According to the company, Flo Ultra will be able to charge a battery to 80% in just 15 minutes. It will even be able to go up to 500 kW for heavy trucks for example.
These fast charging stations are especially useful for delivery vehicles and heavy trucks that require fast and efficient charging for commercial use. The station is designed to be compatible with all types of EVs, including Tesla, and uses CCS charging.
Flo also offers monitoring and repair services to ensure the reliability and durability of its charging stations.
“Our charging stations are equipped with more than 200 sensors to feed back information for predictive maintenance purposes. The idea is to detect problems on the stations before they become major for customers.”
According to the company, the price of Flo Ultra 320 kW is cheaper than 2 x 150 kW stations.
4) Mobile Charging Stations
The Innovative Vehicle Institute of Montreal helps SMEs to rapidly develop and commercialize technologies related to electric, autonomous, and connected vehicles. For example, they participated in the development of the first electric cab fleets in Quebec.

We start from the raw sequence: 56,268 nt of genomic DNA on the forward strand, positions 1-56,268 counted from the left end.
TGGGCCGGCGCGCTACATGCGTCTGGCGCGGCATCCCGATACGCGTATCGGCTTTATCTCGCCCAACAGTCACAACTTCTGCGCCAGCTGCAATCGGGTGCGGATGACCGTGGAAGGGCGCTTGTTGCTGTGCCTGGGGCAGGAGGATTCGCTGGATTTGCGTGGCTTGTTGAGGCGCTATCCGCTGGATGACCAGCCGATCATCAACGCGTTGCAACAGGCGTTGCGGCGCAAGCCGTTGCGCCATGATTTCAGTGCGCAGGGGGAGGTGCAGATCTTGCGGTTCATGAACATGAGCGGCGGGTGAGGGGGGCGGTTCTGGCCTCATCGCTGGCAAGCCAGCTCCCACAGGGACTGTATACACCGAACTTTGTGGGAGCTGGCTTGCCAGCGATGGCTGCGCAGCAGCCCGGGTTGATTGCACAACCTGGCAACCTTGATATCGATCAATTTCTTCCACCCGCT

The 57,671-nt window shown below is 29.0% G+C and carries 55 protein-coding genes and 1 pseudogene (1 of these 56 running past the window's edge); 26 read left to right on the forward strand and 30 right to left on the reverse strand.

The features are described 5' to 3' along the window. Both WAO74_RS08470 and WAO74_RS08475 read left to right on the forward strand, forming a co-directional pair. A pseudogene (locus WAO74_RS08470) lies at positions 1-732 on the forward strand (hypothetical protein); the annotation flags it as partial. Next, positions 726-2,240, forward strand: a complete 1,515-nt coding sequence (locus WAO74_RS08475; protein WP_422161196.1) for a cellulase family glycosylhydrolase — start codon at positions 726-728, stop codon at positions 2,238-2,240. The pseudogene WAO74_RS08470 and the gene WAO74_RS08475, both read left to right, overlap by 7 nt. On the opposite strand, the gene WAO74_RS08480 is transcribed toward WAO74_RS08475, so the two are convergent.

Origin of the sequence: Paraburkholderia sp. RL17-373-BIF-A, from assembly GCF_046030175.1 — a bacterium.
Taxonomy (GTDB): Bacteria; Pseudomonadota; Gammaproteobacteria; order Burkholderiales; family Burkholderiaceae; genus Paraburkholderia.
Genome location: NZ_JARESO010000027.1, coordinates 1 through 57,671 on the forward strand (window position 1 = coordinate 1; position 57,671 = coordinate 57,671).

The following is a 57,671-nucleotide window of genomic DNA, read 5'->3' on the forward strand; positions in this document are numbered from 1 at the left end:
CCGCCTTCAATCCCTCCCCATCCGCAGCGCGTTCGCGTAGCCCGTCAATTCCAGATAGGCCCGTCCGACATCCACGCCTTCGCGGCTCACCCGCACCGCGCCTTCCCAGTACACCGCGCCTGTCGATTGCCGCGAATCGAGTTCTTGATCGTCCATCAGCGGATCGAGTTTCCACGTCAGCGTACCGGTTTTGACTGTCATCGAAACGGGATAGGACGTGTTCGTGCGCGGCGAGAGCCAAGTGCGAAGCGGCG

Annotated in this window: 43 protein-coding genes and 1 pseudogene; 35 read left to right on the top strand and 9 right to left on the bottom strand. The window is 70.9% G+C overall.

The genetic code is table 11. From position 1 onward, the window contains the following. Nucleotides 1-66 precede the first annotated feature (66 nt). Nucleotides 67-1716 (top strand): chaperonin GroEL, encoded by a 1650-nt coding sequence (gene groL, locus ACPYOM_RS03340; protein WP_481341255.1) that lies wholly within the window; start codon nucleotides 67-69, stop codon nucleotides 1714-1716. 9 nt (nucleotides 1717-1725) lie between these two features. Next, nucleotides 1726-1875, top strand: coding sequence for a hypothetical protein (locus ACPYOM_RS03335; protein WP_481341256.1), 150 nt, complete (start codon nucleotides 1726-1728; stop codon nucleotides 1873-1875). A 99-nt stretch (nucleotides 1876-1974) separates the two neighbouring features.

The IVI has also helped Emirati company CAFU develop a mobile charging system for electric vehicles. The system involves an app and a 100% electric Ford Transit equipped with a charging station in the trunk, batteries, an electrical system, and thermal management systems. Manufactured in Quebec, this alternative to static charging is aimed primarily at the Quebec market.
For Jean-François Lapierre, Senior VP of International at CAFU, their technology is a kind of Uber for electric recharging.
“We developed an application that connects to your vehicle. It includes the vehicle’s charge rate (red if the charge rate is low) and a GPS location. Once the order is placed and the charge rate is chosen, the charging truck starts up and can be tracked in real-time via the app.”